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COLUMN: Sentence fails public, police
The sentence handed down to former RCMP Cpl. Benjamin Monty Robinson is a disgrace.
It leaves the justice system in ill repute, and everyone involved in this obstruction of justice case should do all they can to see that the sentence is changed to more properly fit the crime – and the criminal.
A brief recap is in order. Robinson was the officer in charge of a four-man RCMP squad who Tasered Polish immigrant Robert Dziekanski to death at the Vancouver Airport in October 2007. One year later in October, 2008, he was at a party in South Delta. He left and, while driving home, struck and killed motorcyclist, Orion Hutchinson.
Robinson had his children in the car and immediately left the scene of the crash with them. He went home, downed several shots of vodka, and then returned to the scene.
He was charged and convicted with obstruction of justice because he made it impossible for Delta Police to collect evidence regarding impaired driving.
It is important to note that Robinson never pleaded guilty but stretched the case out all the way. At his trial in February, court was told that he had previously told friends how to beat an impaired driving charge – by downing shots of liquor or mouthwash. This is something he learned in the course of his training as a police officer.
Robinson still faces a charge of perjury over his testimony to the Braidwood Commission that was established following the Dziekanski death. Here’s what retired judge Thomas Braidwood, in his report, said about Robinson’s actions: “The initial claims by all four officers that they wrestled Mr. Dziekanski to the ground were untrue. In my view, they were deliberate misrepresentations, made for the purpose of justifying their actions.”
On Friday, July 27, B.C. Supreme Court Justice Janice Dillon sentenced Robinson to a 12-month conditional sentence on the obstruction of justice charge. One month is to be served under house arrest. He received no jail time.
Robinson did not resign from the RCMP until July 20, the day his sentencing hearing began. He is to receive an RCMP pension, recognizing all his years in the force, including the past four years, where he has been paid while not working.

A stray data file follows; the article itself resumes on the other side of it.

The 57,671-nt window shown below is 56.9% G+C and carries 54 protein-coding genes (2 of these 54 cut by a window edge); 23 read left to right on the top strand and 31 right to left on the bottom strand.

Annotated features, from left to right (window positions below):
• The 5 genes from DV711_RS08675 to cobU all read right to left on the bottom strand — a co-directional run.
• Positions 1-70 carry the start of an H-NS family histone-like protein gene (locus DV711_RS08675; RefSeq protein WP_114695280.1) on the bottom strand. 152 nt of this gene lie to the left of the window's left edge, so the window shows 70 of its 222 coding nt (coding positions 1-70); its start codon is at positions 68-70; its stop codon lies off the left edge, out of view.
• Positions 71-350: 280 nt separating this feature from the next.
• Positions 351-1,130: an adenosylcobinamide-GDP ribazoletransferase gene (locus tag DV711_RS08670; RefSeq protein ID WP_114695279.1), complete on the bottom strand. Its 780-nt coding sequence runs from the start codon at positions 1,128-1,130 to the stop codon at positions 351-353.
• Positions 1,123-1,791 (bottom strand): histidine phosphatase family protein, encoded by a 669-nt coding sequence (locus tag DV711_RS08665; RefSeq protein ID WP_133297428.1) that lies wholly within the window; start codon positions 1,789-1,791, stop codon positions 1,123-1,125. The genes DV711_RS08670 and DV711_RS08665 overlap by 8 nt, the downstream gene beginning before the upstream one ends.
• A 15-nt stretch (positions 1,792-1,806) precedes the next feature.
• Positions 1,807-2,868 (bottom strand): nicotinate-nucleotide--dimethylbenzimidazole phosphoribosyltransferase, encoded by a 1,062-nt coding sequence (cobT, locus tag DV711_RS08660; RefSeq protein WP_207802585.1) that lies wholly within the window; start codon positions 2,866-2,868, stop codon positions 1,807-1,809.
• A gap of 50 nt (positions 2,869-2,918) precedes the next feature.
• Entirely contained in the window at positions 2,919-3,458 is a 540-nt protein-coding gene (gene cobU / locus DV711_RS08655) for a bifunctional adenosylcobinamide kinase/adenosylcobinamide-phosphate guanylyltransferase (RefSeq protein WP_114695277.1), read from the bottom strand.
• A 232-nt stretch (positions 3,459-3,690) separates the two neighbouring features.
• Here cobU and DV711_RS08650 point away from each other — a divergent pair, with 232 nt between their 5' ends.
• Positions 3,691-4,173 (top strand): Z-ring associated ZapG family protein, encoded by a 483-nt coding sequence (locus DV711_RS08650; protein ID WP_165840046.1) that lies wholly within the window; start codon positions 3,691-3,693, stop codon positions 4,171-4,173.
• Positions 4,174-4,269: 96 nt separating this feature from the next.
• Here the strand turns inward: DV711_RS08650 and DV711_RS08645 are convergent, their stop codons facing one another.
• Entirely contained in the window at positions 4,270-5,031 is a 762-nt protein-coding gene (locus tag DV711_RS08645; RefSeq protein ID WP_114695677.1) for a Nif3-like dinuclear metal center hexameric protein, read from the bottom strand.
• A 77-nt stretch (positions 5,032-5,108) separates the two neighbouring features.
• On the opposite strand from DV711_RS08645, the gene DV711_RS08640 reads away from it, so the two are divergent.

Dillon’s sentence completely glossed over the fact that Robinson was an RCMP officer. As such, any conviction on an obstruction of justice charge is far more serious than in other circumstances.
She also said he deserved a lighter sentence because he is of native extraction, a statement that has drawn scorn from numerous aboriginal leaders. They say Robinson deserved no such leniency.
Robinson needs to spend at least a short time in jail. As a former RCMP member, he was charged with upholding the system of law, policing and justice which is essential, if our country is to remain a civil society and if people are to be encouraged to obey the law.
The judge missed all that. She failed in her duty to consider these factors in sentencing.
If this sentence stands, it will be cited as precedent in future cases and other police officers who break the law will be given light sentences. The Crown must appeal this sentence. Robinson cannot be allowed to serve just one month of house arrest for a serious crime that took the life of a young man.
Protectors of the justice system – and there are many – are likely hoping this will be forgotten, as in late July and August most people are in vacation mode. They must be reminded by citizens that this sentence is completely unacceptable.
The sentence must be appealed, not just for the sake of the Hutchinson family, but for the future well-being of our society. We must ensure that police officers are not able to get away with such serious offences.
If they are, there is no incentive for any citizen to obey the law and respect police officers’ enforcement of the law.
Frank Bucholtz writes Thursdays for the Peace Arch News. He is the editor of the Langley Times.